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Repairing drywall is a time and cost effect.
Drywall is versatile and when repaired properly it is impossible to tell there was any damage to begin with.
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Repairing The Smallest Holes
The diameter of hole size that needs to be repaired has everything to do with the way it is patched, and finished. There are many proposed methods of treating these repairs in the wallboard. But by sticking to proven methods you are far ahead.
The hole that is narrow, say the diameter of a pencil or less, is the easiest to fix.
Clean the hole of any loose debris or the object that caused the hole and view the surface of the hole up close. Check to see if there is a much of rise around the small opening.
Commonly when enough force has been exerted to push through the wallboard, a small outburst is left since many anchor styles act to compress the gypsum when inserted.
Depending on the degree of rise, tap with a nail-set and hammer to countersink any rise. Tap with only enough force to set level with patch, and no more.
Press a small dab of compound into the opening with a slim putty knife, filling the hole.
Then give a wipe clean in circular motions around the border to blend off and leave to dry.
Sand off any excess lightly, and if needed, apply a second coat and sand again.
Repairing Medium Sized Holes
Moving out of the smallest hole sizes and into wider openings, the repair takes a technique that will provide some structure to the fix.
The increase in hole sizes normally require added reinforcement for the patching compound. To repair penetrations through the drywall up to 2.5″ to 3″ structural technique is applied.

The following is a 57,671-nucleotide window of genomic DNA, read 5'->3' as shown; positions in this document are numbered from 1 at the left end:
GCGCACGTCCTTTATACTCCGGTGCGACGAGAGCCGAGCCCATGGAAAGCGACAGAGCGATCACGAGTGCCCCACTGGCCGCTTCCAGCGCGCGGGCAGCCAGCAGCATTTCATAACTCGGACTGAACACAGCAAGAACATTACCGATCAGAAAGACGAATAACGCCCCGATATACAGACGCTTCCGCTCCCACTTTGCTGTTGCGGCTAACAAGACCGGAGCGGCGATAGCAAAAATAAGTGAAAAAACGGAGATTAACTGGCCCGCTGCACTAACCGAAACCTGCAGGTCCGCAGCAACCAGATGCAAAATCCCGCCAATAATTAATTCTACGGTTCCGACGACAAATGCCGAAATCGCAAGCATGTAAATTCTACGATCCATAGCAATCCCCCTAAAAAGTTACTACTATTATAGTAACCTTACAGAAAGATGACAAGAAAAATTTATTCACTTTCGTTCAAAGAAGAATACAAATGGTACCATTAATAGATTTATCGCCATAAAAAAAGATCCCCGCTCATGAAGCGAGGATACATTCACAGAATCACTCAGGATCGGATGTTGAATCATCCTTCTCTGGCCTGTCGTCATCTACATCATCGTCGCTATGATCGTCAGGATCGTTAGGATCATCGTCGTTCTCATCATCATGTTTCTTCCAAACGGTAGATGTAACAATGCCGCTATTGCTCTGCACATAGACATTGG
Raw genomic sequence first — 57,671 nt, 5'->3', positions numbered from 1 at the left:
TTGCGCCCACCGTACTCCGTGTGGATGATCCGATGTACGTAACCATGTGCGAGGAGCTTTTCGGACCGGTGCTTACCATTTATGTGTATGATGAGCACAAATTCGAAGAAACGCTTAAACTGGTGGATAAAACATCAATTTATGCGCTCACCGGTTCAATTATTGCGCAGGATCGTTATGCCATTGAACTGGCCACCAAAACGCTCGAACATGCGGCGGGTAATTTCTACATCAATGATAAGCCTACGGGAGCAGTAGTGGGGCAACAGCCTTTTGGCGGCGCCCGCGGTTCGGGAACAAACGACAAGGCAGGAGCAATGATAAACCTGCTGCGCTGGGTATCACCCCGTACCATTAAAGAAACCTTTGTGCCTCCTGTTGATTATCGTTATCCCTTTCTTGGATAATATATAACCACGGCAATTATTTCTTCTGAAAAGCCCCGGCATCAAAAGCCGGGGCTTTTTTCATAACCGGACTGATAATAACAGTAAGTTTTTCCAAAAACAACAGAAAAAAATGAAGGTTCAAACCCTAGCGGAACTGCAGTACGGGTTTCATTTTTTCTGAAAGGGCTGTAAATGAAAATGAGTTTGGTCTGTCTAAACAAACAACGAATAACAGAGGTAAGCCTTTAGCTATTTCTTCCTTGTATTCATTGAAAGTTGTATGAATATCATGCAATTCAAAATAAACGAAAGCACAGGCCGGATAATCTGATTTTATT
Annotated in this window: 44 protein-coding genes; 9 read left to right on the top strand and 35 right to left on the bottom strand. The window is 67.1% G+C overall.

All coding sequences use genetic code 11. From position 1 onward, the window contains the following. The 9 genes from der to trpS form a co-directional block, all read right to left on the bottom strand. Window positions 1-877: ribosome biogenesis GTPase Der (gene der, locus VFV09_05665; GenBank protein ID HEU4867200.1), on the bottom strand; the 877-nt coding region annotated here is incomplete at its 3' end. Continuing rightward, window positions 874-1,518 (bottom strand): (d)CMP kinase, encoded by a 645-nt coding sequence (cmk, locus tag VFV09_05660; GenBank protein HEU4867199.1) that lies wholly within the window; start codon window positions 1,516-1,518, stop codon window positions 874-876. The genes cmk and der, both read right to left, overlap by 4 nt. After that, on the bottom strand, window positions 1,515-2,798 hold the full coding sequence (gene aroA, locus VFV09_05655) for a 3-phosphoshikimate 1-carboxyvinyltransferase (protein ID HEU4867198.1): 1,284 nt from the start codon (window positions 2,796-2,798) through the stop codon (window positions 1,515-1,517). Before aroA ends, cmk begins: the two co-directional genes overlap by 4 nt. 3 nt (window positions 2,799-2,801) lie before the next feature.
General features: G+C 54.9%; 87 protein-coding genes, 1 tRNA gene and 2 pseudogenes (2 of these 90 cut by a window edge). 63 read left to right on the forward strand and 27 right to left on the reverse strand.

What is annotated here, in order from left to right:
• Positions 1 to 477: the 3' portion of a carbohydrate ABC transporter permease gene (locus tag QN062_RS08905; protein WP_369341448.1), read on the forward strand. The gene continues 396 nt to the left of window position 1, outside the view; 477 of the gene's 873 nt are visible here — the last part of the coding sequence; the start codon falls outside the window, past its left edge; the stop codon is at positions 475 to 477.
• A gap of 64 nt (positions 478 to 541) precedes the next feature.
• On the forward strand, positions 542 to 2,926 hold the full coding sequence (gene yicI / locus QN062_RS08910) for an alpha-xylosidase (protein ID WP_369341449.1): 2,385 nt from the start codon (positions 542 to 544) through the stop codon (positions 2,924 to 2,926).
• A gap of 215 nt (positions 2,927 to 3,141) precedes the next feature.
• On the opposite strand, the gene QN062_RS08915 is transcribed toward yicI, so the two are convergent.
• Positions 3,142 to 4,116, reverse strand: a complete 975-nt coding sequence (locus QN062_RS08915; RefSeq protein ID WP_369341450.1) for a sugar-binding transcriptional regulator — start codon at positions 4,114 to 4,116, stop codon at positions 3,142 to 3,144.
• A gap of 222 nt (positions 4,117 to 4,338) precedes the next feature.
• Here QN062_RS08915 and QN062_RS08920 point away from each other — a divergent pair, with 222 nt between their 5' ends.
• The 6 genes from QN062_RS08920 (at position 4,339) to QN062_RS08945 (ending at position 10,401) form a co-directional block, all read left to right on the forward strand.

To get started you’ll need to buy metal kit patches, available in 4 x4″, 6 x 6″ and 8 x 8″ dimensions. They have adhesive backed mesh and are designed to stick to the surface in a swift move and take a quick layer of compound.
The steps on how to repair can vary by manufacturer, but here’s how to apply them:
Clear the inner edges of the hole. Remove any loose chunks and semi-attached pieces of gypsum which happen to be there and cut free any compromised paper membrane on the surface.
Using a sharp breakaway knife will leave a clean edge but be sure to wear eye protection.
Make sure you select a large enough square patch and stick it directly over the hole pressing firmly throughout.
You will want at least a 1″ clearing around the hole at minimum to ensure the strength of the repair.
Now you are ready you to mudd.
Float on a quick and even mudd level, barely covering the mesh.
Note that it is feasible to achieve high grade results from single mudd and sanding with this repair type – given that the coating layer is put on in a consistent and even plane.
This is the main advantage of patching with this method.
Kudos goes to the extreme flatness and rigid makeup of the patch.
After it has thoroughly dried, superficially abrade the surface with a sanding block or sponge. You will want to have a sheet of plastic below to keep the dust off the flooring.